For several years, the biomedical research community has been engaged in an extremely important debate over the safety of
certain types of genetic research. The research involves combining genetic material from different organisms. The technology
that permits this type of genetic experimentation, called recombinant DNA research, is revolutionary, and holds the promise
of enormous benefits in our understanding of disease processes, and could lead us to ways of controlling or treating complex
diseases such as cancer and hereditary defects. It could conceivably lead to improved ways of producing such important hormones
as insulin, clotting factors, and enzymes important to treatment of many diseases. The technology also has conceivable applications
in agriculture and industry. Clearly, it is a research area of enormous promise.
However, recombinant DNA research also entails unknown but potentially enormous risks due to the possibility that micro-organisms
with transplanted genes might prove hazardous to human and other forms of life -- and might escape from the laboratory. Indeed,
scientists engaged in such research declared a voluntary moratorium on recombinant DNA research in 1974 when they foresaw
the possibility, for example, of creating in the laboratory self-propagating infectious bacteria that contain genes from cancer-causing
viruses. The moratorium was lifted in 1975, but maintained, again by the researchers themselves, for the specific types of
experiment which might produce cancer-causing bacteria, raise the resistance of antibiotics of known bacteria, or have other
On June 23rd of this year, the National Institutes of Health issued comprehensive guidelines for recombinant DNA research
which specify more stringent safety and containment measures than are currently required or practiced in many areas. They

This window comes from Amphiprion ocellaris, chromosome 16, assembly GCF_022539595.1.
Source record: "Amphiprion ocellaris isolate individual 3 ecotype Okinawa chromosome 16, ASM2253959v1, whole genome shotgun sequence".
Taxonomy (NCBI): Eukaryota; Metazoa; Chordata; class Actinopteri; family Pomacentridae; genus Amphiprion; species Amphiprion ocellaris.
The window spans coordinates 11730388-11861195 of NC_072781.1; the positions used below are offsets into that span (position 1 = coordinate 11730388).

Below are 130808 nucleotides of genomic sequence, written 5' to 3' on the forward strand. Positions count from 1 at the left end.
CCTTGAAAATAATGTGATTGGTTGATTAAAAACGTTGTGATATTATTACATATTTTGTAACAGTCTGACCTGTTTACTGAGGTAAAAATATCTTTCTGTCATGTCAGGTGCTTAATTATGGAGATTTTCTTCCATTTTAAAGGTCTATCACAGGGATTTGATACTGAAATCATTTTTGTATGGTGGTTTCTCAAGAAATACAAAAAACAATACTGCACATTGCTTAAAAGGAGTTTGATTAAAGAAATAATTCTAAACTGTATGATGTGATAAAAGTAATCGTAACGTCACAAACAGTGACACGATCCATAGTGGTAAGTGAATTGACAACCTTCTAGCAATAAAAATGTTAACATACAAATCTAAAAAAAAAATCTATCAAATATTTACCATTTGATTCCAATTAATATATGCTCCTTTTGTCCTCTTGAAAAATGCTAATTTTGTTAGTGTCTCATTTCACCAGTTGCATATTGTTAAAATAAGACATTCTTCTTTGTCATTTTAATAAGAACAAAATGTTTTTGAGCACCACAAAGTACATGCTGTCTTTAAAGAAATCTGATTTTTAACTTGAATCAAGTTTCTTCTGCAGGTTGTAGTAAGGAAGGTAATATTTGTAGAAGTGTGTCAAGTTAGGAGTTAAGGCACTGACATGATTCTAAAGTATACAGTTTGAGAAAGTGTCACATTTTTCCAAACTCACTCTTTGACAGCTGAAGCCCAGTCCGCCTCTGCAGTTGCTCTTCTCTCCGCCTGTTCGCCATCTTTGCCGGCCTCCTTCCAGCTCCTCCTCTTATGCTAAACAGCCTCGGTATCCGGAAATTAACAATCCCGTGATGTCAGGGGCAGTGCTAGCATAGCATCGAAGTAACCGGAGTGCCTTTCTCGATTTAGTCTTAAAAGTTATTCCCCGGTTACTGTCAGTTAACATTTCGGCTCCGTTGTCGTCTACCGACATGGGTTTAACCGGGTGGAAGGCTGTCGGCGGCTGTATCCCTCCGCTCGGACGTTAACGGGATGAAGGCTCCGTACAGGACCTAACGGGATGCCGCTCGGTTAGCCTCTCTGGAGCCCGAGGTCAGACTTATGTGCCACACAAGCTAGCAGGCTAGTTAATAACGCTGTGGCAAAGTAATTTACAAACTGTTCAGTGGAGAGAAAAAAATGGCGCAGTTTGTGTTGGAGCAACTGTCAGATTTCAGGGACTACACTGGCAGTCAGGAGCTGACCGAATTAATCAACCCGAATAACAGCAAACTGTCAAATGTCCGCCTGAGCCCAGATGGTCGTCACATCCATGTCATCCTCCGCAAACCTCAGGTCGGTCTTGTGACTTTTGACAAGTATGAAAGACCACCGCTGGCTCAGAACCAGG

specifically prohibit the most potentially dangerous types of experiments. In addition, the guidelines prohibit the release
into the air or water or environment of any of the genetic materials created by the research.
We appreciate the great care NIH has taken, in the formulation of these strict guidelines, in obtaining the best scientific
advice as well as advice from experts in law and ethics. Opportunity was also given for the public to comment on the guidelines.
The environmental impact assessment of the guidelines currently being prepared by NIH will offer further opportunities for
The guidelines will be widely discussed and debated with regard to their ultimate adequacy in safeguarding the public, and
they will no doubt further evolve and develop during this debate and as our understanding of recombinant DNA advances. Based
on the process by which NIH produced the present guidelines, we are confident they are a responsible and major step forward
and reflect a sense of social responsibility on the part of the research community and the NIH.
However, we are gravely concerned that these relatively stringent guidelines may not be implemented in all sectors of the
domestic and international research communities and that the public will therefore be subjected to undue risks. The National
Institutes of Health has the authority to require adherence to the guidelines as a condition of their grants and contracts
for research, but they cannot enforce the guidelines with respect to other Federal agencies, with respect to research in the
private sector in this country, and with respect to research done in other nations.
In particular, it is clear that recombinant DNA research has great potential in the private sector, such as pharmaceutical
manufacture, the oil industry and agricultural products. It is also clear that some elements of the guidelines, such as limitations
on the size of experiments, public disclosure, and non-release of materials into the environment, may be contrary to the interest
and practice of research in private industry, and may therefore be ignored. In addition, since private sector research will
lead to industrial application, guidelines must be extended beyond research into application and production stages. If the
NIH guidelines are necessary to protect the public in Federally funded research, it is clear they are necessary for privately
funded research and application as well.
Given the high potential risks of this research, it seems imperative that every possible measure be explored for assuring
that the NIH guidelines are adhered to in all sectors of the research community. We urge you to implement these guidelines
immediately wherever possible by executive directive and/or rulemaking, and to explore every possible mechanism to assure
compliance with the guidelines in all sectors of the research community, including the private sector and the international
community. If legislation is required to these ends, we urge you to expedite proposals to Congress
This is an unprecedented issue in the area of biomedical research. It has been likened in importance to the discovery of nuclear
fission. In the interest of public safety, and in the interest of permitting this beneficial research to continue with the
blessing of a reassured public, we must act expeditiously on these matters.